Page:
Monday, August 21, 2006

Jesus is the Lord

Reflections on the Epistle for the Tenth Sunday after Trinity

“Wherefore I give you to understand, that no man speaking by the Spirit of God calleth Jesus accursed: and that no man can say that Jesus is the Lord, but by the Holy Ghost.”
- I Cor. 12:3

We must consider two venues when we think of this basic confession of Christian Faith.

1. Confessing Jesus as the Lord within the Church:

We make this very confession in this specific portion of the Creed:

“…Begotten of his Father before all worlds, God of God, Light of Light, Very God of very God; Begotten, not made; Being of one substance with the Father; By whom all things were made: Who for us men and for our salvation came down from heaven, And was incarnate by the Holy Ghost of the Virgin Mary, And was made man…”

The Jewish people had once known the ineffable Name of God which is represented by four letters of the Hebrew alphabet that correspond to our Latin alphabet with the letters YHVH (יהוה). This is the Name that is in the original Hebrew text every time that you find the word LORD rendered with every letter in the higher case, that is, in the KJV and other English translations that follow ancient Jewish and Christian tradition. The prophet Jeremiah had said that, upon their return from Babylon, this Name would no longer be pronounced by any man of Judah. The tradition of the Jewish people was to use the word Adonai whenever reading the Holy Name of God out loud in scripture, that name YHVH. The Hebrew word Adonai, which means “the Lord,” would be substituted by a Jewish reader, and that has remained the Jewish practice to this very day. The First century Christians who relied on the Greek translation called the Septuagint (generally rendered LXX in books) were accustomed to finding this Name of God translated as Kyrios (Κύριος), the Greek word for “Lord.” So, when we say that Jesus is the Lord, we are saying that this man who walked the earth, lived, died and rose again is Himself to be identified with the God of Israel who made heaven and earth. We are saying that “the Word was made flesh and dwelt among us.” We are confessing the Incarnation. On that day when the apostle Peter said to Jesus, “thou art the Christ, the Son of the Living God,” the Lord answered him, “Flesh and blood hath not revealed this unto thee, but my Father in heaven” If you know, and can say with all your heart, that Jesus is the Lord, you are saying that He is one with the Father. You are saying, therefore, that “the Word was made flesh and dwelt among us.” You are saying that God the Son has taken human nature into His Divine Person, our created nature into uncreated Person. You are saying that He has taken what is alien to Him, our humanity, as the One who is wholly other from every created thing, to forever transform human nature by making us partakers of the Divine Nature, as is written by the apostle Peter. This is why you cannot say that Jesus is the Lord but by the Holy Ghost. Oh, someone can say the words, perhaps, without conviction. But, to speak of the Incarnation with faith, you must have the Holy Spirit within you making Christ known to you.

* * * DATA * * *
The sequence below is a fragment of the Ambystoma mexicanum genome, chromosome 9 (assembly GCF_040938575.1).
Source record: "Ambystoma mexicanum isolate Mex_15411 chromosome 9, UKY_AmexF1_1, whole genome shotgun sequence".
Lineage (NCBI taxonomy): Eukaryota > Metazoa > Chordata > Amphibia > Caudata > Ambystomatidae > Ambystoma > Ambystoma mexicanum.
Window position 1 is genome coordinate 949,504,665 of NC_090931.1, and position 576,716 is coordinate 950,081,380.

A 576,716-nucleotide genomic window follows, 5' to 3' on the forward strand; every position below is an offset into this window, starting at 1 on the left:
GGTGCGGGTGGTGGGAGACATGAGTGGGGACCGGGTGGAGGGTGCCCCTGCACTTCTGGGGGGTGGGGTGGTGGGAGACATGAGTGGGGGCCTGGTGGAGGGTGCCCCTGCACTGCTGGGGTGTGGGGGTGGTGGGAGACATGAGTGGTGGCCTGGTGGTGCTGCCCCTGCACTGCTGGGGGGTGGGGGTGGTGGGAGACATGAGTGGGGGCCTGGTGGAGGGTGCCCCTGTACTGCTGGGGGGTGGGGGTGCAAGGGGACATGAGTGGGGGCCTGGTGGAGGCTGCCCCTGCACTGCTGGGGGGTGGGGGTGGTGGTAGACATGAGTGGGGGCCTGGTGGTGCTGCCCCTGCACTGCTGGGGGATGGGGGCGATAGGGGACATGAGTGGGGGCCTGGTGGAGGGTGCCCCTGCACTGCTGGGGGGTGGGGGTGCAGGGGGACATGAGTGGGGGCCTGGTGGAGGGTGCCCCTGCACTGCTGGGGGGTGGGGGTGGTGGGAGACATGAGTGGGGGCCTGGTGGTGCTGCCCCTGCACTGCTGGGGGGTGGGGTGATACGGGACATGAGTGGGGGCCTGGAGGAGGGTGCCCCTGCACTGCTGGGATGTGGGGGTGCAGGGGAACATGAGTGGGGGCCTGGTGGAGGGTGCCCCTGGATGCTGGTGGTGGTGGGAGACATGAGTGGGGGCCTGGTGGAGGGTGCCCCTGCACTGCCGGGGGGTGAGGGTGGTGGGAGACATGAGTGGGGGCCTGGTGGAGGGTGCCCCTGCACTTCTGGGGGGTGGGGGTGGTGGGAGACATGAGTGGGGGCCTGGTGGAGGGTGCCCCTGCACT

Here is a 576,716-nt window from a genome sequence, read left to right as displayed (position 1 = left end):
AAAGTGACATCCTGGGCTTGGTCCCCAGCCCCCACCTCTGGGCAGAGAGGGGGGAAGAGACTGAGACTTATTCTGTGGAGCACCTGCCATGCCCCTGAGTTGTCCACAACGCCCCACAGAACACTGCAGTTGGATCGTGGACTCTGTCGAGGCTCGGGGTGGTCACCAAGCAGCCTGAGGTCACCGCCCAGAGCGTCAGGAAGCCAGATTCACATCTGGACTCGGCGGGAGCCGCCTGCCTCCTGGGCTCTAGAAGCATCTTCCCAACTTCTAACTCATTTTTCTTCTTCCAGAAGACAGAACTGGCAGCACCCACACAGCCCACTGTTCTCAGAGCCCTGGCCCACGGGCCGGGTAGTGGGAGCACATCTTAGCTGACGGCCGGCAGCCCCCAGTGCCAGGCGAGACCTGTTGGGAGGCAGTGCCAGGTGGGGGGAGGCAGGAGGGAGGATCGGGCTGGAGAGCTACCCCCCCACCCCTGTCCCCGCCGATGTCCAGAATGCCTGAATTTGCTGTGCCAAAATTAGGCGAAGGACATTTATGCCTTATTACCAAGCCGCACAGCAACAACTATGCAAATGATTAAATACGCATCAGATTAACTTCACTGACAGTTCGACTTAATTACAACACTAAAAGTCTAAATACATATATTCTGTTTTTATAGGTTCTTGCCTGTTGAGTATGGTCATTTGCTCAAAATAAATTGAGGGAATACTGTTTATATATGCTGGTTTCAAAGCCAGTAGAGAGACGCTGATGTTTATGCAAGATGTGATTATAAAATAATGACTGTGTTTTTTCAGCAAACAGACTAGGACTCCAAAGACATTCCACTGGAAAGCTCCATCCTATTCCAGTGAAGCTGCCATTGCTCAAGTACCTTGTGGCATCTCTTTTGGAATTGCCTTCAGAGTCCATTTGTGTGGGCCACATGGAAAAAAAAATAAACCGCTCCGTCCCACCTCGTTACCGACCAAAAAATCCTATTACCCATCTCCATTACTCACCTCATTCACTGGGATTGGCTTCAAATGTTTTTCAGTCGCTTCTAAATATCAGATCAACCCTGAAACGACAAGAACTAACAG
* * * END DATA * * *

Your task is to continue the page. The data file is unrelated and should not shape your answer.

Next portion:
2. Confessing Jesus as the Lord before the world.

This is more difficult. To the ears of a Roman Magistrate such a confession was a crime punishable by death. The Empire had one Lord, and that was Caesar. Furthermore, Christians were taught to obey and honor all earthly authorities, including Caesar, but (and here is the rub) only as far as the informed Christian conscience allows. The Church was taught to obey and honor his title, but not his ultimate title, his claim to total authority over the human conscience as formed by the word of God. Caesar was believed to be the lord and god of his empire, and for a Christian to save his life, once charged with the crime of Christianity, he had to renounce Jesus (apparently, calling Him accursed in the region around Corinth), and then make an offering of incense to the image of Caesar, as the image of the lord and god of the whole world. It is implied by Saint Paul’s words in this Epistle that certain lapsed believers sought to be allowed back quickly into the fellowship of the Church by claiming that the Holy Spirit had guided them to renounce Jesus in this manner, and save their lives. Saint Paul addresses this by teaching that such a notion is impossible, not setting aside the possibility of forgiveness, but firmly correcting an unacceptable excuse and wrong idea.

Here in the modern Western world we cannot identify easily with the ancient Christians, who at any moment could face denunciation to the authorities, or even have their gatherings raided. However, in other lands Christians live with the power of the state, that Beast that has suffered a mortal wound and yet lingers before that wound brings about its inevitable death, the power of the state demanding to be acknowledged as lord and god by trampling the human conscience. The Twentieth century saw more martyrs than all previous centuries combined, and we see no change in the world even now except for the fall of one state, the Soviet Union. How poor an excuse it is, therefore, if under a threat no more serious than social pressure, we fail to live up to the dictates of an informed conscience and declare by word and deed that Jesus is the Lord.

Of course, it is also true that human pride is given no room by the courageous examples of the martyrs; for Saint Paul tells us that if we are faced with death it is only by the Holy Spirit that we have the power to confess Jesus as the Lord. C.S. Lewis once wrote: “Courage is not simply one of the virtues, but the form of every virtue at the testing point.” And, this virtue requires the Holy Spirit giving His grace to say “Jesus is the Lord.”

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